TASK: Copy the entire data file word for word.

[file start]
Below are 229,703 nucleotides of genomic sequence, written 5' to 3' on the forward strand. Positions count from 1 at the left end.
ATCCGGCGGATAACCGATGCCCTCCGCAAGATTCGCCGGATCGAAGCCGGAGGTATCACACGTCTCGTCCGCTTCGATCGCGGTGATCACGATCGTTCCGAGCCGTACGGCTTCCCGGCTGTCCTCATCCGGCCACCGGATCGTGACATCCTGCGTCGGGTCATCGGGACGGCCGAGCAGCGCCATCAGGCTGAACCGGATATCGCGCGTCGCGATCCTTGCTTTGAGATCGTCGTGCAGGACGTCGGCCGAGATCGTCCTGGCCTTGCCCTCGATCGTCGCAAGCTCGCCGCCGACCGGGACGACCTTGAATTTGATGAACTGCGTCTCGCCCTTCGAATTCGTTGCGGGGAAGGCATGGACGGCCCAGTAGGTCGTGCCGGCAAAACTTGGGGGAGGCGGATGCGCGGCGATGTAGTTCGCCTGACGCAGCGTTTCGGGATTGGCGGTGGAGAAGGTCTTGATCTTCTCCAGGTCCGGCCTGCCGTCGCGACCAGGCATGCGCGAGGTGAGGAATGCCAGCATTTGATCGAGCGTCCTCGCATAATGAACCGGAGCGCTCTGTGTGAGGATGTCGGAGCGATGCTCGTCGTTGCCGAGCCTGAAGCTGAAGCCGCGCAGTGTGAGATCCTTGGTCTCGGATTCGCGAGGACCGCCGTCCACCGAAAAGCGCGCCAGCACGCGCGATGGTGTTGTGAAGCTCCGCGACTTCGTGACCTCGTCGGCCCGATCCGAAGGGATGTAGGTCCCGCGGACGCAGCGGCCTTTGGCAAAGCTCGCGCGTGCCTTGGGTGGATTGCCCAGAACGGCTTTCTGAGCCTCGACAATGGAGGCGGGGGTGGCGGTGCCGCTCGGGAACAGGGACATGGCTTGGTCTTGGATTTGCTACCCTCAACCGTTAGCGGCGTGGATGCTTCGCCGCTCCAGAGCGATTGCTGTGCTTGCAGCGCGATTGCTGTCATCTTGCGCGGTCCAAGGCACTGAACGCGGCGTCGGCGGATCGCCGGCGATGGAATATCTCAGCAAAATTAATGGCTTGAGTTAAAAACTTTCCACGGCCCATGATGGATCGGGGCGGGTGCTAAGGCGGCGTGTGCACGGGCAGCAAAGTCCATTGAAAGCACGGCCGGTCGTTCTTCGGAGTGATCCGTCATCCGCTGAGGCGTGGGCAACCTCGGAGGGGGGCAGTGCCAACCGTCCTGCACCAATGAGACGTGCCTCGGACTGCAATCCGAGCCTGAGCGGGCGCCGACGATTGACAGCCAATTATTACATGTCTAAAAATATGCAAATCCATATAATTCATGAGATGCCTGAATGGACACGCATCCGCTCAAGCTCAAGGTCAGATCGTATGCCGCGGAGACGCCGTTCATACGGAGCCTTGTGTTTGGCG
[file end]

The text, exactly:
Below are 229,703 nucleotides of genomic sequence, written 5' to 3' on the forward strand. Positions count from 1 at the left end.
ATCCGGCGGATAACCGATGCCCTCCGCAAGATTCGCCGGATCGAAGCCGGAGGTATCACACGTCTCGTCCGCTTCGATCGCGGTGATCACGATCGTTCCGAGCCGTACGGCTTCCCGGCTGTCCTCATCCGGCCACCGGATCGTGACATCCTGCGTCGGGTCATCGGGACGGCCGAGCAGCGCCATCAGGCTGAACCGGATATCGCGCGTCGCGATCCTTGCTTTGAGATCGTCGTGCAGGACGTCGGCCGAGATCGTCCTGGCCTTGCCCTCGATCGTCGCAAGCTCGCCGCCGACCGGGACGACCTTGAATTTGATGAACTGCGTCTCGCCCTTCGAATTCGTTGCGGGGAAGGCATGGACGGCCCAGTAGGTCGTGCCGGCAAAACTTGGGGGAGGCGGATGCGCGGCGATGTAGTTCGCCTGACGCAGCGTTTCGGGATTGGCGGTGGAGAAGGTCTTGATCTTCTCCAGGTCCGGCCTGCCGTCGCGACCAGGCATGCGCGAGGTGAGGAATGCCAGCATTTGATCGAGCGTCCTCGCATAATGAACCGGAGCGCTCTGTGTGAGGATGTCGGAGCGATGCTCGTCGTTGCCGAGCCTGAAGCTGAAGCCGCGCAGTGTGAGATCCTTGGTCTCGGATTCGCGAGGACCGCCGTCCACCGAAAAGCGCGCCAGCACGCGCGATGGTGTTGTGAAGCTCCGCGACTTCGTGACCTCGTCGGCCCGATCCGAAGGGATGTAGGTCCCGCGGACGCAGCGGCCTTTGGCAAAGCTCGCGCGTGCCTTGGGTGGATTGCCCAGAACGGCTTTCTGAGCCTCGACAATGGAGGCGGGGGTGGCGGTGCCGCTCGGGAACAGGGACATGGCTTGGTCTTGGATTTGCTACCCTCAACCGTTAGCGGCGTGGATGCTTCGCCGCTCCAGAGCGATTGCTGTGCTTGCAGCGCGATTGCTGTCATCTTGCGCGGTCCAAGGCACTGAACGCGGCGTCGGCGGATCGCCGGCGATGGAATATCTCAGCAAAATTAATGGCTTGAGTTAAAAACTTTCCACGGCCCATGATGGATCGGGGCGGGTGCTAAGGCGGCGTGTGCACGGGCAGCAAAGTCCATTGAAAGCACGGCCGGTCGTTCTTCGGAGTGATCCGTCATCCGCTGAGGCGTGGGCAACCTCGGAGGGGGGCAGTGCCAACCGTCCTGCACCAATGAGACGTGCCTCGGACTGCAATCCGAGCCTGAGCGGGCGCCGACGATTGACAGCCAATTATTACATGTCTAAAAATATGCAAATCCATATAATTCATGAGATGCCTGAATGGACACGCATCCGCTCAAGCTCAAGGTCAGATCGTATGCCGCGGAGACGCCGTTCATACGGAGCCTTGTGTTTGGCG